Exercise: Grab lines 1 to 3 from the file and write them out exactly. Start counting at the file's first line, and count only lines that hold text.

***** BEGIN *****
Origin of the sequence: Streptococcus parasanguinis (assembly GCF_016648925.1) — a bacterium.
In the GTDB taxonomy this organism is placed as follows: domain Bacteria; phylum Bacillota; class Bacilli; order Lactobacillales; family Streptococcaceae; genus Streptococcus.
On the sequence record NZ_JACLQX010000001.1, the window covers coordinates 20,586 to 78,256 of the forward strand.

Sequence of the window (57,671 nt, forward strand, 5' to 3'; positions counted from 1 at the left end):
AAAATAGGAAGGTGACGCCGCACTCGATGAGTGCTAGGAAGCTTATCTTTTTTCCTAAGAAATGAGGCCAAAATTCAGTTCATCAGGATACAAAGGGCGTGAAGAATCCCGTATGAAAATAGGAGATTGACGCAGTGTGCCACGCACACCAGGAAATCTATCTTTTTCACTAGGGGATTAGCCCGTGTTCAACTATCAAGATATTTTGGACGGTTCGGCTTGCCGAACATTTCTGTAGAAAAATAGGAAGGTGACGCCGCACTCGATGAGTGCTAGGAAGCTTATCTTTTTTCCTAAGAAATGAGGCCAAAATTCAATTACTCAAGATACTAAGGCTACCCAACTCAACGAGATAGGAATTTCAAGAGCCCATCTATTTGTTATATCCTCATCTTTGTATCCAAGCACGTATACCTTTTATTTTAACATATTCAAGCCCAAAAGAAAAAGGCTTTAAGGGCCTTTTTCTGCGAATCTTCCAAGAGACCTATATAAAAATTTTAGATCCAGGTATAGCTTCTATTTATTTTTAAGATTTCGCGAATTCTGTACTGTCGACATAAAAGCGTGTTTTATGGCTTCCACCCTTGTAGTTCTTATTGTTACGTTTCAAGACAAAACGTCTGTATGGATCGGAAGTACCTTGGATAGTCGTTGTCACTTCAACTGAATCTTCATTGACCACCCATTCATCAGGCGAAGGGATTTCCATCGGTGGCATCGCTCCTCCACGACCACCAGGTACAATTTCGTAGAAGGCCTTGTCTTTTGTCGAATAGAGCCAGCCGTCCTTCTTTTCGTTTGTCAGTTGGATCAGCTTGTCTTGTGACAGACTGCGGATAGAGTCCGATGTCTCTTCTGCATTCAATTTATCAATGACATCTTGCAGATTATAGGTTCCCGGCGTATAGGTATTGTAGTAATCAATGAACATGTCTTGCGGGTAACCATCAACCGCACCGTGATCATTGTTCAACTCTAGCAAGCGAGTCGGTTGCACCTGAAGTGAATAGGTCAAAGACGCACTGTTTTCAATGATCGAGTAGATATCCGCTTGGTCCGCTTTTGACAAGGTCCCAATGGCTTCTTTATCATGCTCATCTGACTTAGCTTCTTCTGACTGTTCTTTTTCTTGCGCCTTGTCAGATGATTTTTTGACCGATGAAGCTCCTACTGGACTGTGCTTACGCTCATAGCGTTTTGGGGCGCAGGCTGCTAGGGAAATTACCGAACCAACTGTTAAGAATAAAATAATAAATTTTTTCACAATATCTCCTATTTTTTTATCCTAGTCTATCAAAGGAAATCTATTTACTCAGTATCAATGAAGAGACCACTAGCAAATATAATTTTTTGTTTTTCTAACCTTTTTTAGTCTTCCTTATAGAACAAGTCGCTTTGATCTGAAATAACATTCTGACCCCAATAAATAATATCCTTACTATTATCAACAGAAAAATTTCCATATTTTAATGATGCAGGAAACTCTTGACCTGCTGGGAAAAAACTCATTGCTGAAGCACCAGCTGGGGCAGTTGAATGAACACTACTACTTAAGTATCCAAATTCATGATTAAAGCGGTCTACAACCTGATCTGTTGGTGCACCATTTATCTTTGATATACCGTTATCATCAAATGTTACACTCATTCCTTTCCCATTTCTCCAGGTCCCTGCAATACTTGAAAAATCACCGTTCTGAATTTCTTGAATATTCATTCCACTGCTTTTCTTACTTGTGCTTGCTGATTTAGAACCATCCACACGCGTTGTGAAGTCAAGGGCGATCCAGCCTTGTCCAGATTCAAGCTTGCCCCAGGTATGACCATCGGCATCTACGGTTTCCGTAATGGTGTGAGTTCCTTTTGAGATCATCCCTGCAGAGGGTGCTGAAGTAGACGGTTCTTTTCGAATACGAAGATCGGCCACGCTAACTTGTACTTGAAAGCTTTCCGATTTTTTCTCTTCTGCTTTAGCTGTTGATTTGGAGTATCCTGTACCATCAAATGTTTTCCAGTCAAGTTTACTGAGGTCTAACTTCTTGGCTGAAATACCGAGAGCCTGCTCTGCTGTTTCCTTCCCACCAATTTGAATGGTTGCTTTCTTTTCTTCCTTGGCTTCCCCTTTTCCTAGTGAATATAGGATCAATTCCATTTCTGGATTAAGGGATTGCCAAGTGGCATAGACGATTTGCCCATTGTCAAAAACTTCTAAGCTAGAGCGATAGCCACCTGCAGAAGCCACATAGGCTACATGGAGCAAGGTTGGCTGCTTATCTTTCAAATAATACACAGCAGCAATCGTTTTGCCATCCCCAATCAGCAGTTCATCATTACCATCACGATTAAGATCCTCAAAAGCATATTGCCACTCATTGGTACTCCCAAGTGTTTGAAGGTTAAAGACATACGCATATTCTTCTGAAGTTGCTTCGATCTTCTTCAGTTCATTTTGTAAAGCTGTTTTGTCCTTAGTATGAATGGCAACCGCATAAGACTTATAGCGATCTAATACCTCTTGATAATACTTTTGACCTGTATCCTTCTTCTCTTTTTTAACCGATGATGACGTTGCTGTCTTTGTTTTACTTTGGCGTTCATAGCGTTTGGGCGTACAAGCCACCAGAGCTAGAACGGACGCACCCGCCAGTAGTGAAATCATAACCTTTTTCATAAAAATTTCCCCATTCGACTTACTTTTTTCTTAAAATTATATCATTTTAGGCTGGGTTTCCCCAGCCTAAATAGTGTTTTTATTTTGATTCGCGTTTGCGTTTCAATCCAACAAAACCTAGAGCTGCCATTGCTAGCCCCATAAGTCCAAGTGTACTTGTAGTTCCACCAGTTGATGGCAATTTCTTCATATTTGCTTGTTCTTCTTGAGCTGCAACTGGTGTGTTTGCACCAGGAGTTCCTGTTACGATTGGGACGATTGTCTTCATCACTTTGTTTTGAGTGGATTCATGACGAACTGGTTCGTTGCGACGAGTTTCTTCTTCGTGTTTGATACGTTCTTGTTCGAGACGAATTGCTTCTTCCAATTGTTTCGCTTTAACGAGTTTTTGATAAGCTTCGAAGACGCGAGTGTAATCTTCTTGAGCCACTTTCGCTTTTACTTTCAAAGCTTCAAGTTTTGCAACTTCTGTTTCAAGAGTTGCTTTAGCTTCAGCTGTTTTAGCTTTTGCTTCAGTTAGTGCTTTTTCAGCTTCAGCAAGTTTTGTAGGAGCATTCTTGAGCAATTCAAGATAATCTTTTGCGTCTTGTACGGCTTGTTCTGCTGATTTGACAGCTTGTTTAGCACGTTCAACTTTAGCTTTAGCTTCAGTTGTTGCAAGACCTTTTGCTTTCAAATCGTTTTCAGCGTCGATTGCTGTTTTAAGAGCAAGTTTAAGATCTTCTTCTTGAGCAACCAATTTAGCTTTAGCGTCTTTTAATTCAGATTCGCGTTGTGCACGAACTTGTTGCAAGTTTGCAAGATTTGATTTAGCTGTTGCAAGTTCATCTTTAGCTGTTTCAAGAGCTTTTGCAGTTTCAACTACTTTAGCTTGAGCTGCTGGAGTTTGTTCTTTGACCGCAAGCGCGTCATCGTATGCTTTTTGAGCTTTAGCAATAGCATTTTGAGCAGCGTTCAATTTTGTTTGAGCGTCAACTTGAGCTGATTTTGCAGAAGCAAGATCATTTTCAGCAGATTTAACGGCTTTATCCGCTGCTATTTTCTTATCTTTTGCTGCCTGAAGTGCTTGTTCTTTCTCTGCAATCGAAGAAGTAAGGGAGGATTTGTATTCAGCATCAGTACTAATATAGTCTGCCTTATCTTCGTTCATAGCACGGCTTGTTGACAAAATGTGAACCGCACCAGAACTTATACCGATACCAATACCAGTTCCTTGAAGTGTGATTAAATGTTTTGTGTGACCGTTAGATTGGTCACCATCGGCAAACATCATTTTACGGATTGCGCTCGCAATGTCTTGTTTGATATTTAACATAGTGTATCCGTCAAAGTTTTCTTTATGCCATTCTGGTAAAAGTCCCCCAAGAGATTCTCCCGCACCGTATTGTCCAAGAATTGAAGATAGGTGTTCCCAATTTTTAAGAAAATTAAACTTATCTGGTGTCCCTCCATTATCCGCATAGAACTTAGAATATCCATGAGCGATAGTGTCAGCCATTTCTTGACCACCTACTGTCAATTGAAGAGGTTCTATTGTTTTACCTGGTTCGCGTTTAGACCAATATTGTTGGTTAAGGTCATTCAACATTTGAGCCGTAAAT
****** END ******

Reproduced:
Origin of the sequence: Streptococcus parasanguinis (assembly GCF_016648925.1) — a bacterium.
In the GTDB taxonomy this organism is placed as follows: domain Bacteria; phylum Bacillota; class Bacilli; order Lactobacillales; family Streptococcaceae; genus Streptococcus.
On the sequence record NZ_JACLQX010000001.1, the window covers coordinates 20,586 to 78,256 of the forward strand.